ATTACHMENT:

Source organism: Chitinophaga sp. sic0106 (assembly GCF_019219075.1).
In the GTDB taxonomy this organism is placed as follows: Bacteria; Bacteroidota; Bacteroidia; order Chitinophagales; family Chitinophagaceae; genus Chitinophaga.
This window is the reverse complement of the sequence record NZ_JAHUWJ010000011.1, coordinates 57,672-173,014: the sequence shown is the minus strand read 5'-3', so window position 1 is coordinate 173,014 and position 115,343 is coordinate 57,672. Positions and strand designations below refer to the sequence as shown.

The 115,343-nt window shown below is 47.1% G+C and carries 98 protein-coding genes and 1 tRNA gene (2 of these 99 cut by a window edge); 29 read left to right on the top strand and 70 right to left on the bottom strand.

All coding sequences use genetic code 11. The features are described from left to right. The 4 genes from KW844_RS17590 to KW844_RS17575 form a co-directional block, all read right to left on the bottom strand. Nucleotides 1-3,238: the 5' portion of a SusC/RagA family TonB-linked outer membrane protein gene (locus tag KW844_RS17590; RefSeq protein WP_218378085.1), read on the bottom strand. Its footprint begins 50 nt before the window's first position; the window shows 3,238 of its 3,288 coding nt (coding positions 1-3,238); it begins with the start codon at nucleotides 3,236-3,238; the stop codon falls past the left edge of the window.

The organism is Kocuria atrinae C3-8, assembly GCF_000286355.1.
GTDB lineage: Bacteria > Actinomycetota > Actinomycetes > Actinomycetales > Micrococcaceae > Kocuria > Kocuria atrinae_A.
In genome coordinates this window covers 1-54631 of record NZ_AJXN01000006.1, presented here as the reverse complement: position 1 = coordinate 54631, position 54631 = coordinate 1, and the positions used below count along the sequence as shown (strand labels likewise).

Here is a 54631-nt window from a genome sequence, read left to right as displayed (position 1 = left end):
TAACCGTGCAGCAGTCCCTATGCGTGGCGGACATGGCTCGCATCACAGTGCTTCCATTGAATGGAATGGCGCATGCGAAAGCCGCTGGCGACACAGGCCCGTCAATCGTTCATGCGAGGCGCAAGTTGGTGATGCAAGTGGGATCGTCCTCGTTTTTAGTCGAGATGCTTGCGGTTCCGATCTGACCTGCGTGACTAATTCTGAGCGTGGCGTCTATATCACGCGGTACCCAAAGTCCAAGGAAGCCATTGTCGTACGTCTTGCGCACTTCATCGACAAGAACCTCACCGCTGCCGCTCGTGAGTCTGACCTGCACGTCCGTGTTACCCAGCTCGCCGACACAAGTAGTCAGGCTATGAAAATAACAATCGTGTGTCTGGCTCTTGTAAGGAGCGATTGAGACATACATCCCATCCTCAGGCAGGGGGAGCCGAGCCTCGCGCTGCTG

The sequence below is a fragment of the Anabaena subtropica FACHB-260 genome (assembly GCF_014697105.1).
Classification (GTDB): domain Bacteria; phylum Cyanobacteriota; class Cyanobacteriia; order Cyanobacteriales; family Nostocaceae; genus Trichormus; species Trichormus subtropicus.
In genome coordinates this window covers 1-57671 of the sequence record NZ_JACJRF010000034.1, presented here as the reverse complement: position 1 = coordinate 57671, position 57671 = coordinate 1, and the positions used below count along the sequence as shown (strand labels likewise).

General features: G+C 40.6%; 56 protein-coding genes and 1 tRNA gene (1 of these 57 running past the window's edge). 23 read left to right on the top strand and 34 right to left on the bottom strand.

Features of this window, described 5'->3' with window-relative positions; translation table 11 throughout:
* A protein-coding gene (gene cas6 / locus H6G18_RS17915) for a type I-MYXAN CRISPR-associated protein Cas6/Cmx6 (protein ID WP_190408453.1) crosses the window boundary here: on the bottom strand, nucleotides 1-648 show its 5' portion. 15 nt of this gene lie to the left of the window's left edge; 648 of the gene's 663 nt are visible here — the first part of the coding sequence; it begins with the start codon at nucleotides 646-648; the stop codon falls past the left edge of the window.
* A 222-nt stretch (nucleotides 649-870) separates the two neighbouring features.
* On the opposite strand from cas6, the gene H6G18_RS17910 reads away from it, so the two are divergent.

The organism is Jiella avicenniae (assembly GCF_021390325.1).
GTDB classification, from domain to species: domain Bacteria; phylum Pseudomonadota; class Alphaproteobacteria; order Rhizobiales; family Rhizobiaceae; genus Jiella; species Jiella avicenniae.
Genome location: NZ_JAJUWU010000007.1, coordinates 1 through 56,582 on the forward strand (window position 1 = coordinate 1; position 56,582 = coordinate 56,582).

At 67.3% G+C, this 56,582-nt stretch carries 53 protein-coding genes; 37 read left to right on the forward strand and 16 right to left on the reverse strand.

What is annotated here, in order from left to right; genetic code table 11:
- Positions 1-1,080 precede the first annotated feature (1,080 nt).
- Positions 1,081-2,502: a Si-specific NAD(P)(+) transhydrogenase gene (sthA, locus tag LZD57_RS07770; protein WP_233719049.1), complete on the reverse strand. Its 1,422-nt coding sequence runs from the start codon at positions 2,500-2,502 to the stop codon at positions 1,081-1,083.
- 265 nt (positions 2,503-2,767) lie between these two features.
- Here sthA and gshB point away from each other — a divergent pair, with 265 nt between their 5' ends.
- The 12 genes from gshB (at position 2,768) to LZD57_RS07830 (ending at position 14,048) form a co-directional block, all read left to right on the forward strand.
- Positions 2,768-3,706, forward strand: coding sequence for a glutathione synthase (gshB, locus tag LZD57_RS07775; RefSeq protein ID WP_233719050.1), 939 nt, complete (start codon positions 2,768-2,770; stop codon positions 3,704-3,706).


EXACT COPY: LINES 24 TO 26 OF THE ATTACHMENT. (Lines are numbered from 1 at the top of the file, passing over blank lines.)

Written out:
- Positions 1-1,080 precede the first annotated feature (1,080 nt).
- Positions 1,081-2,502: a Si-specific NAD(P)(+) transhydrogenase gene (sthA, locus tag LZD57_RS07770; protein WP_233719049.1), complete on the reverse strand. Its 1,422-nt coding sequence runs from the start codon at positions 2,500-2,502 to the stop codon at positions 1,081-1,083.
- 265 nt (positions 2,503-2,767) lie between these two features.